On February 22, as part of its effort to accelerate the deployment of new and innovative technologies, the FCC adopted a Notice of Proposed Rulemaking (“NPRM”) to develop procedures for implementing section 7 of the Communications Act of 1934 (which was added by a 1983 amendment). Section 7 states that the Commission “shall determine whether any new technology or service proposed in a petition or application is in the public interest within one year after such petition or application is filed.” This proceeding presents a valuable opportunity for parties to potentially expedite FCC approval of their services, including petitions or applications that are already pending or are filed before the new rules are adopted. Continue Reading
The Republican-led FCC’s effort to get out of the business of regulating broadband providers’ consumer practices took a step forward on Monday. In an appeal that has been proceeding in parallel with the FCC’s “Restoring Internet Freedom” reclassification proceeding, the U.S. Court of Appeals for the Ninth Circuit issued an opinion giving the Federal Trade Commission (FTC) broad authority over practices not classified by the FCC as telecommunications services. Specifically, the Ninth Circuit, sitting en banc, issued its long-awaited opinion in Federal Trade Commission v. AT&T Mobility, holding that the “common carrier exemption” in Section 5 of the FTC Act is “activity based,” exempting only common carrier activities of common carriers (i.e., the offering of telecommunications services), and not all activities of companies that provide common carrier services (i.e., rejecting a “status-based” exemption). The case will now be remanded to the district court that originally heard the case. Coupled with the FCC’s reclassification of Broadband Internet Access Services (BIAS) in the net neutrality/restoring internet freedom proceeding, the opinion repositions the FTC as top cop on the Open Internet and broadband privacy beats.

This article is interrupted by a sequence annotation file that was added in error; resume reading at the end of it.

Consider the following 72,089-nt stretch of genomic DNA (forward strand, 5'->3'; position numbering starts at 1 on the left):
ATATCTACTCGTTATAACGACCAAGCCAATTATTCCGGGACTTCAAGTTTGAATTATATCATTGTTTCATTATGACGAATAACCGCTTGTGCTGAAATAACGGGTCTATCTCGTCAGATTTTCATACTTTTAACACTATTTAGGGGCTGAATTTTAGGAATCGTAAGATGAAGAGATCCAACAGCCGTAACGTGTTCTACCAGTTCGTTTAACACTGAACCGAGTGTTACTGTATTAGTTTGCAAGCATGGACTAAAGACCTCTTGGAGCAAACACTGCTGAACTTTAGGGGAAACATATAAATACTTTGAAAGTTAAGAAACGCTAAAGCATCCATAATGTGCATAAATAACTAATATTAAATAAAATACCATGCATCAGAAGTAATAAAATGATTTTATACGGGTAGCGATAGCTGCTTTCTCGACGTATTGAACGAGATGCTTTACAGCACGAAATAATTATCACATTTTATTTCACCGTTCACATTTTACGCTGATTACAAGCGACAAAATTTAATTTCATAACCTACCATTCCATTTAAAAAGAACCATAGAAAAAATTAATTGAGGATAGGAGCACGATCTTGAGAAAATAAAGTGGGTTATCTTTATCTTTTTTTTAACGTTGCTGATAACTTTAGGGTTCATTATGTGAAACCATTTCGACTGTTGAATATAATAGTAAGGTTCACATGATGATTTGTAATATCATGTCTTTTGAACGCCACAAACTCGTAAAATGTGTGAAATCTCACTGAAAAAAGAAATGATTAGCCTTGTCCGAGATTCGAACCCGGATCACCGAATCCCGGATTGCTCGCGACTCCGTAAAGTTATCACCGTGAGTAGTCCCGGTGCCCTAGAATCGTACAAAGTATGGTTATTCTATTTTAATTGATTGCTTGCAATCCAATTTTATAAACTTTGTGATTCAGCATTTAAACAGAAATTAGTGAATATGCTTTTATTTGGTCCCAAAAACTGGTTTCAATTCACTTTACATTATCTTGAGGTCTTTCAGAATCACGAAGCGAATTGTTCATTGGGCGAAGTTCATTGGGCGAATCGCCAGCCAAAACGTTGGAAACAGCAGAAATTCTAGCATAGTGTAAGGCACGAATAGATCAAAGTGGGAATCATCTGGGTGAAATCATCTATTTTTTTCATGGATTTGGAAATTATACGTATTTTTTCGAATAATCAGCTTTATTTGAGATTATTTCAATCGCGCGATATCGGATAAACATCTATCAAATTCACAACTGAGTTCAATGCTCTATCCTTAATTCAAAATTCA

The Federal Communications Commission (“FCC”) took a major step forward on closing the “digital divide” in mobile broadband at its February meeting by unanimously adopting an Order resolving the remaining challenges to the Mobility Fund Phase II (“MF-II”) auction. The order eases the letter of credit requirements and clarifies the collocation obligations for funding recipients, but generally preserves the MF-II auction budget, disbursement, and performance rules announced last year. After clearing away these challenges, the FCC will focus on identifying the areas eligible for funding and conducting the auction later this year.
On Thursday, February 22, 2018, the Federal Communications Commission (FCC or Commission) published the Restoring Internet Freedom Order (the Order) in the Federal Register.
As we previously discussed, the Order effectively reverses the Commission’s 2015 Open Internet Order, reclassifying broadband Internet access service as a lightly regulated Title I “information service” and eliminating the 2015 Order’s open Internet rules (while retaining a modified version of the transparency requirement).
The Order will not go into effect until after the Office of Management and Budget completes its Paperwork Reduction Act review, which could take several months. However, last Thursday’s publication is significant because it triggers deadlines for challenges to the Order, both in the courts and in Congress.
Last week, the FCC released its form and instructions for the 2018 499-A, due April 1st. The 499-A form is filed by almost all intrastate, interstate and international providers of telecommunications in the U.S. and reports historic annual revenue. Notably, the FCC’s Wireline Competition Bureau did not solicit comments on the form and instructions this year, but that may be due to the lack of substantive changes from the 2017 versions. In previous years, and most recently in 2015, the Bureau sought comment on proposed revisions to the 499-A documents.